A very important one, when I’m stuck or want to get inspiration I always go down to the record shop right below my apartment and listen to records for hours. That’s always a great way to refuel and get new ideas. Finding out about a new great band or artist I didn't know about, that’s one of the greatest joys of collecting vinyl and going to record shops.
What do you like to sample?
I sample from everywhere I can - internet, vinyl, CDs or noises around me. Also lately the radio where I sampled a lot of speeches or classical music like in Ghost Station.
How do you think a city like Berlin influences your music?
Rather than the city itself I think the people coming and going here are influencing me.
Do you have any plans for collaborating with Turkish/MENA artists?
I’ve actually just collaborated with Idil Mese, a singer and friend from Istanbul for my next record. Also, another collaboration with a Turkish singer is coming next, but I can't tell about it right now! It’s definitely something I want to incorporate more into my process of making music for sure.
We read that you listen to a lot of Turkish psych, funk and disco. There seems to be a revival of Turkish psych rock, with bands like Altin Gün and Gaye Su Akyol, for example. How do you feel about it?
As someone who loves Turkish psych rock I love these kinds of bands and their interpretation of that era. Hopefully they bring these sounds to a broader audience.
Where is your favorite place to play?
Everywhere that people are open-minded and hungry for the music presented.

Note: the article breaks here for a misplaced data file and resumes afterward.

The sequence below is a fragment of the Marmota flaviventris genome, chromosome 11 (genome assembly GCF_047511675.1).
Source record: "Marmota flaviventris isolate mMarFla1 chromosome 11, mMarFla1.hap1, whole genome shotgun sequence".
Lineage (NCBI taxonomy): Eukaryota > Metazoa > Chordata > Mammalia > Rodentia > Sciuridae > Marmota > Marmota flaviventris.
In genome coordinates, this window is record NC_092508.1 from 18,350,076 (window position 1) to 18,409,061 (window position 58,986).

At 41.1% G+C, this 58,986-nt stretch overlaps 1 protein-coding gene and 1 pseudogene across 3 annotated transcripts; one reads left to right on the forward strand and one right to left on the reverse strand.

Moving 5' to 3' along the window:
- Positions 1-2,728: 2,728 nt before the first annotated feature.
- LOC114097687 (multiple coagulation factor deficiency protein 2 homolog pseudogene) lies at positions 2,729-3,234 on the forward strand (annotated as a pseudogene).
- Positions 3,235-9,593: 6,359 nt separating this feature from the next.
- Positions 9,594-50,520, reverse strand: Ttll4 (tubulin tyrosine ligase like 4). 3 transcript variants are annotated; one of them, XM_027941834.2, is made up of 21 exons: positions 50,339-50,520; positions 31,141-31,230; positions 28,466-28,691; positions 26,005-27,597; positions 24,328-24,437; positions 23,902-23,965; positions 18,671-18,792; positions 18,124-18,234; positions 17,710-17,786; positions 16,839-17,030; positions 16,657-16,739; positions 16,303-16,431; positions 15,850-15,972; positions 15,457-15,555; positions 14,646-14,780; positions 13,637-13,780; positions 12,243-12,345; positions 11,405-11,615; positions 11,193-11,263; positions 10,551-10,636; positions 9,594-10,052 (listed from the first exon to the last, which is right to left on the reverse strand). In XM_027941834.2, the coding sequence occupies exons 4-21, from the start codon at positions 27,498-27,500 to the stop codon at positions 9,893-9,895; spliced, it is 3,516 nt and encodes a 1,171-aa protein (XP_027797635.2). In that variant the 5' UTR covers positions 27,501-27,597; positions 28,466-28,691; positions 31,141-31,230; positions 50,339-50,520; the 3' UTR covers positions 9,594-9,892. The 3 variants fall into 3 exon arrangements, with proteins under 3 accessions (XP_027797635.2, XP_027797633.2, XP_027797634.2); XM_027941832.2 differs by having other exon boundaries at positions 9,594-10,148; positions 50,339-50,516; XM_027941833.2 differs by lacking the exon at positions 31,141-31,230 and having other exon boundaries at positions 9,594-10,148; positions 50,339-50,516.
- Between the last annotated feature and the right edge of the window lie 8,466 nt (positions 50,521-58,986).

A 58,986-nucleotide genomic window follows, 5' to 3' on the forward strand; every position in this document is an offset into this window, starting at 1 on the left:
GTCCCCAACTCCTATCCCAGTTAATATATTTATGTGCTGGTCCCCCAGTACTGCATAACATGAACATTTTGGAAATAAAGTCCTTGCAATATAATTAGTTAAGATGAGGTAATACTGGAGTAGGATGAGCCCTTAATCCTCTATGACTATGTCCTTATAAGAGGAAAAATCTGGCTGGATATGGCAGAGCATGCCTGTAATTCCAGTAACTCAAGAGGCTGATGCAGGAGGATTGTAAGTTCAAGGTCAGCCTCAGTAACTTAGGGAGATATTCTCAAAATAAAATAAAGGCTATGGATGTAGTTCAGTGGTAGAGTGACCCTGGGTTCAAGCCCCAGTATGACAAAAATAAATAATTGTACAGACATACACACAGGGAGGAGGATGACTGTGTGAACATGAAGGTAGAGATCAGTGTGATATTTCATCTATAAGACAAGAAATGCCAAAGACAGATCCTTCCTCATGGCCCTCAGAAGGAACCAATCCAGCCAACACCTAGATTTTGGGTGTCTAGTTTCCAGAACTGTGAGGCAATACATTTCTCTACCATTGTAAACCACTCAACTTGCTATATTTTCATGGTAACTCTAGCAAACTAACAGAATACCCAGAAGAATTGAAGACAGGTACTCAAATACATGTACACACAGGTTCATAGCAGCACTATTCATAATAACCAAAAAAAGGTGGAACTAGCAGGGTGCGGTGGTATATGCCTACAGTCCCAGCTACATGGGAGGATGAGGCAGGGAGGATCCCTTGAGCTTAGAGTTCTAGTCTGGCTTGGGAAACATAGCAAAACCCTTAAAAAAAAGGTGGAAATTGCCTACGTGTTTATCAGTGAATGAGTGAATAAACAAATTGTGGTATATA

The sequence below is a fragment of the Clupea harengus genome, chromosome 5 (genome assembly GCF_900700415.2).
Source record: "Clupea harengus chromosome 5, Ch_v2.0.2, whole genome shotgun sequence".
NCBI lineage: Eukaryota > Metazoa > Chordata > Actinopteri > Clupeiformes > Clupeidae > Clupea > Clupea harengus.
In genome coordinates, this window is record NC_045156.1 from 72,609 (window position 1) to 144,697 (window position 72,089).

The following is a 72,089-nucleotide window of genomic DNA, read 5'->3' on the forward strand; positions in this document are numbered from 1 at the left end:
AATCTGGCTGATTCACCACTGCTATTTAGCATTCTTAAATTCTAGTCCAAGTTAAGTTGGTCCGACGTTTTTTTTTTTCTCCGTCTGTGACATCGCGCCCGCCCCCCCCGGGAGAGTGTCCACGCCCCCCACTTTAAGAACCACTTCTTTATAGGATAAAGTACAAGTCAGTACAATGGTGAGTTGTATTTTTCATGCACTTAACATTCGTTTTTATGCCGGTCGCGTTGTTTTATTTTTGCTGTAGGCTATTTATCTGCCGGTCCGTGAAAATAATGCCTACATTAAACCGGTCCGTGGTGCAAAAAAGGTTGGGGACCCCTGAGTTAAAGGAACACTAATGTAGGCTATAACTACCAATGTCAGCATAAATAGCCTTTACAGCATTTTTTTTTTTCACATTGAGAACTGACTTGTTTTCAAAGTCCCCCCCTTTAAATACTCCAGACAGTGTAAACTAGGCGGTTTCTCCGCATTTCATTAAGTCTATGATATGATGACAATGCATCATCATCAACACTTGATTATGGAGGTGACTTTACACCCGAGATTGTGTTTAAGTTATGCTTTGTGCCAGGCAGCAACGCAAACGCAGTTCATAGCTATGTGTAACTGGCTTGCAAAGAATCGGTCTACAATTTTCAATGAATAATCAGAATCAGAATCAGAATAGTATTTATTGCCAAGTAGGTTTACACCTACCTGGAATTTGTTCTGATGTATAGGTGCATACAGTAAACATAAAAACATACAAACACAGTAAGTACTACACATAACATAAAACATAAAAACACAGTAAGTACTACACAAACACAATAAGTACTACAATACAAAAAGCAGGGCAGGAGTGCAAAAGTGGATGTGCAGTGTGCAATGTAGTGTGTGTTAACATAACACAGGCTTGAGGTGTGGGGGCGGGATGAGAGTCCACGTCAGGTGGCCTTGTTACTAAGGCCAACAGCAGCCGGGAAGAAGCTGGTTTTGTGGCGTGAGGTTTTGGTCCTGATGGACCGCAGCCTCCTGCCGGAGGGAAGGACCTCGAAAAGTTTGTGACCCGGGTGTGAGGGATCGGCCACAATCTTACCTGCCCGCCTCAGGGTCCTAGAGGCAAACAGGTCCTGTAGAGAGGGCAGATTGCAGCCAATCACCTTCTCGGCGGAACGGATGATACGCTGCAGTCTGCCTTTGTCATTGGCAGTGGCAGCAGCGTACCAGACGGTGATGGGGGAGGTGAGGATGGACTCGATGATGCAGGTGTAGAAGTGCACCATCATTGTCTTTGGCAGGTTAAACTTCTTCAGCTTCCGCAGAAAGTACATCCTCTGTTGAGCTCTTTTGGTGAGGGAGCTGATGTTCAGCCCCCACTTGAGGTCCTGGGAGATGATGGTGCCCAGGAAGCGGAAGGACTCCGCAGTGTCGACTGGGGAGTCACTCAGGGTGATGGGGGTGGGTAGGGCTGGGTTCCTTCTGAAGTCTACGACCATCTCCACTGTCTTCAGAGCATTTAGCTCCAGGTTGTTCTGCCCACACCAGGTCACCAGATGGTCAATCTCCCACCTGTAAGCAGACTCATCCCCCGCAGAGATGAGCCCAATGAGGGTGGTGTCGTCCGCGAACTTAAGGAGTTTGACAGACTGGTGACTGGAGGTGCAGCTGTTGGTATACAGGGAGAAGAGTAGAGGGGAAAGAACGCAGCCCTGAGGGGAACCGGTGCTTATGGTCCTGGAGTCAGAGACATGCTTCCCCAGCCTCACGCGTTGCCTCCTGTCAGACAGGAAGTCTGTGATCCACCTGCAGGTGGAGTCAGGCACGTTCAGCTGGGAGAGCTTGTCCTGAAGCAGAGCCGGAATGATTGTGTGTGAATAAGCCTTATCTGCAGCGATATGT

What inspires you creatively, and how do you stay consistent? For example, what does an ideal session look like?
I try to get creative impulses from all kinds of different art, paintings, books, films etc. The ideal way for me is to have a constant stream of influences from outside - staying still means death. Even when I like to work alone too, it's very important for me to make music with other musicians, friends who specialize in a different kind of instrument or musical style.
How do you balance a full-time job with a music career?
Since about a year I've quit my day job and focused only on my music. It was definitely not easy sometimes. Being stuck in fixed time spans doesn't help me creatively either; sometimes I would be thinking about a certain idea while I was working and I asked myself, "what am I doing here? I should try out this idea!"
Have you tried to explore a more industrial side of electronic music, such as minimal or techno?
I think if you look at my productions so far, it goes between electronic and more organic music. I’m more and more interested in sound as itself, so that brought me to experimental and noise music too. Right now, what I want from the music I'm doing is, that it can be cheerful and up-tempo, but also simple and direct. I’m very much driven by well-arranged music, but also thrilled about simple and straight forward arrangements.
Proceeds from your track “Escape” went to Help the Refugees. Do you think music can play a role in helping refugees?
Definitely. There are also luckily a lot of events and parties which support refugees and I think every artist should contribute to these kinds of events. It’s still beyond my imagination what those people must be suffering in their path of life, and we have to contribute anyway we can to help the people that have not been as fortunate as us.